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Zinc Table Tutorial

Zinc Table Tutorial

Restoration hardwareI’ve always loved the look of zinc.  Especially on a table, or in the kitchen.  I will never be able to afford the real McCoy.  This cabinet (from Restoration Hardware) is selling for $930 (on sale).  Cray-cray.  So, how difficult could it be to recreate a zinc finish?  There are a thousand different tutorials on doing zinc finishes. I’ve seen most a lot of them.  One of the things I’m finding out about myself is that I like a challenge.  I like to see if I can do, what others have done before me.   So, me trying to create a zinc finish was on my agenda for this week.

Let me just say that if there’s a tutorial on this blog, it’s been taken from somewhere else -or at least the general concept has.  As in: I do not have an ORIGINAL creative bone in my body.  I could never just ‘come up’ with something new and inventive.  But – I am a great copier.  So I’ve spent time looking on various websites/pages etc and I’ve filed everything in my brain (I wish I could remember all the names of the sites I visited over the last few months looking at this, but you know how one site leads to another site, and to another and before you know it you haven’t showered in days).  So, please, share anything you want from this blog.  This knowledge doesn’t ‘belong’ to me, it’s supposed to be shared.

So Step 1.  Find your piece.  BeforeI choose this table, primarily, because I liked the shape.  It had a shape that would look good being made of zinc.  It also had some major damage.  It’s beautiful, but the veneer had been damaged and repaired – and it showed.    This is my attempt at repairing the original repair.  But, see – lovely sexy curvy lines.

repairStep 2.  Paint your base coat. All over.  I used Annie Sloan Graphite chalk paint.  You could, I guess, use a dark blue (maybe Napoleonic Blue/Graphite), because zinc has a blue hue to it.  Originally I was only going to do one coat of the graphite, but I would advise doing two.  And let it dry.  Easy.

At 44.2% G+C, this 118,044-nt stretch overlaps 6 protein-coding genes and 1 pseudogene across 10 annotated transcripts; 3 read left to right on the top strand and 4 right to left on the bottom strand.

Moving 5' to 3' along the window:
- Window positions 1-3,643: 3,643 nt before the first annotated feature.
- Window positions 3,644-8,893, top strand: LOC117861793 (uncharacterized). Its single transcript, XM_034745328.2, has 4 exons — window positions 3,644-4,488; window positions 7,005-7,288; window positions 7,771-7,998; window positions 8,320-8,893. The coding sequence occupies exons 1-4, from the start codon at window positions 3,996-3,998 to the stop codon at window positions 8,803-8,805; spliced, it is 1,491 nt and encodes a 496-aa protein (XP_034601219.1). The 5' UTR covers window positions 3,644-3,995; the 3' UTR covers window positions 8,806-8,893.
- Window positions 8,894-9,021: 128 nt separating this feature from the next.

GraphiteStep 3.  Mix a color wash.  I mixed  Graphite with Old White, just a tiny amount into a small bowl of water.  This is where, I think, you need two coats of the basecoat.  When you do a color wash over a basecoat, there’s a chance that you will wash/wipe away some of the color.  Normally, that wouldn’t be a problem if you were going to distress it afterwards. Because I wanted this piece to appear to be metal, I didn’t want ANY wood showing through.   If you look at the top of the leg detailing, you will see that some wood is showing through.  You don’t want that to happen! I touched it up after this photo.

(A color wash is basically water and paint mixed together.  Brushed on over a basecoat, and then wiped off with a cloth/paper towel).  Paris Grey Wash

Gray Wash topAlready, because of the deep contrast of the colors it’s already starting to look like zinc. Well, it’s actually starting to look like slate, but wait….there’s more.

Step 4.  Let the color wash dry.  This sometimes takes longer than regular chalk paint, because it’s mainly just water.  But it does have to be completely dry.  Now it’s time to put a clear coat of wax over it.  I have both Annie Sloan wax and Maison Blanche wax.    For this I used the AS wax, because it’s a far superior wax (no – truth be told it was the first one that I picked up off the shelf).  I can not lie to you guys.  Clear wax